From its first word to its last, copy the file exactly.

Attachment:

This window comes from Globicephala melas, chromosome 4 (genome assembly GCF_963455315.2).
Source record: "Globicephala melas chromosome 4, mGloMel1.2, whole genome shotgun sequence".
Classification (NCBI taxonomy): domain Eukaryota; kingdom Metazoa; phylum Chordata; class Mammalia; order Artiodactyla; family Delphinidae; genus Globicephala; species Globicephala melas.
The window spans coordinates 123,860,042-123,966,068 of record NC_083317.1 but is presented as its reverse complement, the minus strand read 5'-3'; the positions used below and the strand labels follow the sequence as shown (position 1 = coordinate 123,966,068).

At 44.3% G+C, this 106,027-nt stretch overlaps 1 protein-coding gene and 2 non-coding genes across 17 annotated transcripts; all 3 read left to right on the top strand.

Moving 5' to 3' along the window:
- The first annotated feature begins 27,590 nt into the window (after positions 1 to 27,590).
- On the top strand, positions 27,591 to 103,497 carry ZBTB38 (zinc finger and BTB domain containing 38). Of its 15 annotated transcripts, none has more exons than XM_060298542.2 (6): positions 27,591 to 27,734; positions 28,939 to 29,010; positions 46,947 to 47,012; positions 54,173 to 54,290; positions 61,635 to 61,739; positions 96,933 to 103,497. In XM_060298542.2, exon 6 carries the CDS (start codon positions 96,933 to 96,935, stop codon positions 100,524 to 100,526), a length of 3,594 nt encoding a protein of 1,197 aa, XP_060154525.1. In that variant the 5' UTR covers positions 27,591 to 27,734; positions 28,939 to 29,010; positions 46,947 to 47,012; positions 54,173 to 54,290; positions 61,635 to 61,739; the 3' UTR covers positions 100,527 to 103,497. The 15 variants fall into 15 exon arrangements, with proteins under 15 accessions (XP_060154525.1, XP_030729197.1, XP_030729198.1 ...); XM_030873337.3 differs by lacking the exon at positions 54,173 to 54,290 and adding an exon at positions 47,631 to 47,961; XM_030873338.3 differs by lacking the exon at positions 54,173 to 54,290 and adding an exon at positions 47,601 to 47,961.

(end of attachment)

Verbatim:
This window comes from Globicephala melas, chromosome 4 (genome assembly GCF_963455315.2).
Source record: "Globicephala melas chromosome 4, mGloMel1.2, whole genome shotgun sequence".
Classification (NCBI taxonomy): domain Eukaryota; kingdom Metazoa; phylum Chordata; class Mammalia; order Artiodactyla; family Delphinidae; genus Globicephala; species Globicephala melas.
The window spans coordinates 123,860,042-123,966,068 of record NC_083317.1 but is presented as its reverse complement, the minus strand read 5'-3'; the positions used below and the strand labels follow the sequence as shown (position 1 = coordinate 123,966,068).

At 44.3% G+C, this 106,027-nt stretch overlaps 1 protein-coding gene and 2 non-coding genes across 17 annotated transcripts; all 3 read left to right on the top strand.

Moving 5' to 3' along the window:
- The first annotated feature begins 27,590 nt into the window (after positions 1 to 27,590).
- On the top strand, positions 27,591 to 103,497 carry ZBTB38 (zinc finger and BTB domain containing 38). Of its 15 annotated transcripts, none has more exons than XM_060298542.2 (6): positions 27,591 to 27,734; positions 28,939 to 29,010; positions 46,947 to 47,012; positions 54,173 to 54,290; positions 61,635 to 61,739; positions 96,933 to 103,497. In XM_060298542.2, exon 6 carries the CDS (start codon positions 96,933 to 96,935, stop codon positions 100,524 to 100,526), a length of 3,594 nt encoding a protein of 1,197 aa, XP_060154525.1. In that variant the 5' UTR covers positions 27,591 to 27,734; positions 28,939 to 29,010; positions 46,947 to 47,012; positions 54,173 to 54,290; positions 61,635 to 61,739; the 3' UTR covers positions 100,527 to 103,497. The 15 variants fall into 15 exon arrangements, with proteins under 15 accessions (XP_060154525.1, XP_030729197.1, XP_030729198.1 ...); XM_030873337.3 differs by lacking the exon at positions 54,173 to 54,290 and adding an exon at positions 47,631 to 47,961; XM_030873338.3 differs by lacking the exon at positions 54,173 to 54,290 and adding an exon at positions 47,601 to 47,961.